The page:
So many millennials turn to their parents for help. More than 26 percent of borrowers got help from a relative to make a down payment from September 2017 to 2018, up from 22 percent in 2011, according to the Federal Housing Administration’s 2018 annual report. The FHA, an agency within the U.S. Department of Housing and Urban Development, insures lending institutions against riskier loans. First-time homebuyers with imperfect credit often secure FHA loans because they cannot qualify for standard loans that require a good credit history. Likewise, FHA homebuyers can put down as little as 3.5 percent of the home price, compared to conventional mortgage loans that require 20 percent. Riskier borrowers now make up about one-tenth of all home loans, according to the FHA.

Enter Mom and Dad. “Parents who want to help their adult children should really talk to an advisor before they do it,” said Neal Frankle, a certified financial planner at Wealth Resources Group in Westlake who specializes in guiding millennial clients. “You have to look at the whole situation, and there is no single, right decision for every situation,” added Frankle, who also counsels millennials in his blog. “But the best way to do it is to have the children make payments immediately on the loan; the second is to defer payments until they get settled, maybe in 10 years, and the third is to make a gift, the worst alternative versus a loan.”

Unless parents are willing to gift it freely with absolutely no expectations, they should reconsider bankrolling the down payment, said Frankle, who is the father of three daughters, two of whom are millennials. If you are not clear about expectations, he notes, it could open the door to resentments and other family problems. .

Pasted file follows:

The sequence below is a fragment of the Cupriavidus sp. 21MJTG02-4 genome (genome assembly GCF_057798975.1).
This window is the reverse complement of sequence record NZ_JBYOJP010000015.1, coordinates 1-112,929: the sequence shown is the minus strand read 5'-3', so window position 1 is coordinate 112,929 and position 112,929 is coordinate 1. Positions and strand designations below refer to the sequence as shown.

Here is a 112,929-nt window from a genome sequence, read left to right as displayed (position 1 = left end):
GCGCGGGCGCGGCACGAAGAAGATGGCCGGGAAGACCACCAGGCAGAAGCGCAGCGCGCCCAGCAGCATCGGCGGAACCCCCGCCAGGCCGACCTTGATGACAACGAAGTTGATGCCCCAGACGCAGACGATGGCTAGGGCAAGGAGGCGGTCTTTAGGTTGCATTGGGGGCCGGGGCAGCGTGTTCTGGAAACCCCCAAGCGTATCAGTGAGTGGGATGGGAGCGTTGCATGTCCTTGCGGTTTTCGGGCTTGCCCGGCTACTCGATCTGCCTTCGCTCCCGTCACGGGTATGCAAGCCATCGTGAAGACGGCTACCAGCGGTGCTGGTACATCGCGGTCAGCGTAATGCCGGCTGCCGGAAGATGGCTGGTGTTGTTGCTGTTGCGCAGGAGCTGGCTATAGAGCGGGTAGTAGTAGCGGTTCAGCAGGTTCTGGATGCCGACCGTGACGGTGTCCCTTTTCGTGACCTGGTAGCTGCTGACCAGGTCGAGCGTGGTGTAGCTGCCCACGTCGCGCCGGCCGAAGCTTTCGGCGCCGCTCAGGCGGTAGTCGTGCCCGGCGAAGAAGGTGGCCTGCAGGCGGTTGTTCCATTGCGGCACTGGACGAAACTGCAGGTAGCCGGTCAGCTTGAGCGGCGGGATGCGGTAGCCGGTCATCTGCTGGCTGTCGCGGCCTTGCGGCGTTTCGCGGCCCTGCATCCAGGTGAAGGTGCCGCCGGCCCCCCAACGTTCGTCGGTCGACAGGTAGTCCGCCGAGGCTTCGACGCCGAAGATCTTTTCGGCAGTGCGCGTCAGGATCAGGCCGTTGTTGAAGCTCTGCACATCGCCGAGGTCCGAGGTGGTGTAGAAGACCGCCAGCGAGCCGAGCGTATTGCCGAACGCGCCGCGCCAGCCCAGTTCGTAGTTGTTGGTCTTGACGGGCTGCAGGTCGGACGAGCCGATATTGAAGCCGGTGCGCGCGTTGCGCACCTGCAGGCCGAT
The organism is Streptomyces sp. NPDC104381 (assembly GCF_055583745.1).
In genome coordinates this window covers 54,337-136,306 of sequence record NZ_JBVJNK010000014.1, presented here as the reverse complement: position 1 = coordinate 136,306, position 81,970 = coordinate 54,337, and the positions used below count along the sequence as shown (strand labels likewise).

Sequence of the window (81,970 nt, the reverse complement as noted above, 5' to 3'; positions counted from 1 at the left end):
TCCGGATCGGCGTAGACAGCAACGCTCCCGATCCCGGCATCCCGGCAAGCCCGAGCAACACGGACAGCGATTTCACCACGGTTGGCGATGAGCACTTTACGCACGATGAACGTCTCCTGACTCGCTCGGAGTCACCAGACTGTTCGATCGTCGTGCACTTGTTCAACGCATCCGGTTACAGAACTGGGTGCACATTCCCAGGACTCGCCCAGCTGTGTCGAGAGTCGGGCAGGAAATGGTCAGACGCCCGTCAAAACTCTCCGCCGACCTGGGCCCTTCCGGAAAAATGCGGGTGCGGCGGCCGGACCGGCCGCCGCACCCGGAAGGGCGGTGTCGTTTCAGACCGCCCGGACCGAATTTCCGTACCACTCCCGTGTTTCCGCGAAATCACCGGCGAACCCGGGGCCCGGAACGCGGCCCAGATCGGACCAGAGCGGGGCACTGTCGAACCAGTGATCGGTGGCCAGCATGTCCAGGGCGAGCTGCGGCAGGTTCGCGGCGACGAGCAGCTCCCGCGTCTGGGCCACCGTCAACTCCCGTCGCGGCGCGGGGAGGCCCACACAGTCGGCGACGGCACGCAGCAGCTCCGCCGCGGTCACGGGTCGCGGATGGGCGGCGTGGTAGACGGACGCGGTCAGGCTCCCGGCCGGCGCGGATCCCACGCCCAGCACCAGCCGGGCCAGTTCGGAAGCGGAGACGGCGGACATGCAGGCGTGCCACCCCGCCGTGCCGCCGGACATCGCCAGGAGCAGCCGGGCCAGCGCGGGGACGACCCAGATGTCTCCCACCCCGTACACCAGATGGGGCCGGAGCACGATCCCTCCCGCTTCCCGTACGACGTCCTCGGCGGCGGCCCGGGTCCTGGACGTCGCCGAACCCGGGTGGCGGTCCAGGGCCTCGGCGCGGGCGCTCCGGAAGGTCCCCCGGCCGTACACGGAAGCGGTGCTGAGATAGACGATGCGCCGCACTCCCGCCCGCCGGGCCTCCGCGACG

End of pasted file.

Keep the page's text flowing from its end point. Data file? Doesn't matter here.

Kathy Miles, a real estate agent for Keller Williams in Pasadena, has helped a number of millennials buy their first house in the past year. In her experience, young doctors, lawyers, dentists, accountants or tech workers did not tap their parents for a down payment — but they did move back in with their parents until they’d saved enough to pay for it themselves. “I have worked with six millennials in the last 12 months and about half needed help from their parents and half did not,” said Miles, 31, who owns a house with her husband and bought it without parental assistance. “Two needed help with the down payment and those parents also cosigned onto the loan. The third millennial assumed the house from her parents who had dementia. But all of my friends who purchased a house in their 20s did get help from their parents.”

Homebuyers who need help with a down payment have been viewed as riskier because they have less of their own hard-earned cash invested in the property. If home prices drop, jobs are lost or some other financial calamity hits, the thinking is that buyers assisted with a down payment are quicker to walk away because the loss is less painful. In contrast, some lenders and financial advisors think that getting assistance from parents or a relative makes the buyer feel a sense of moral duty to protect their family’s investment. The evidence is mixed. Loan tracking data from the FHA that followed loans in 2010–2011 found that 7.6 percent of loans involving family assistance with the down payment are not in default for 90 days or more. That is less than the 9.3 percent of buyers who got down-payment help from an unrelated entity or the government. Only 5.2 percent of buyers who received no help with a down payment were delinquent on their FHA loans.

The big picture? It’s a good idea for parents to help their millennial kids — assuming they can afford to and the kids are responsible, said Frankle. But it is also a good idea to check in with a financial advisor before doing so. “It is better than waiting to die to give it to them, but you have to be sure that it does not create the wrong value,” he said. “From a relationship and financial basis, you are better off to make it a loan, but if that is not viable, then do it, let go and forget about it.”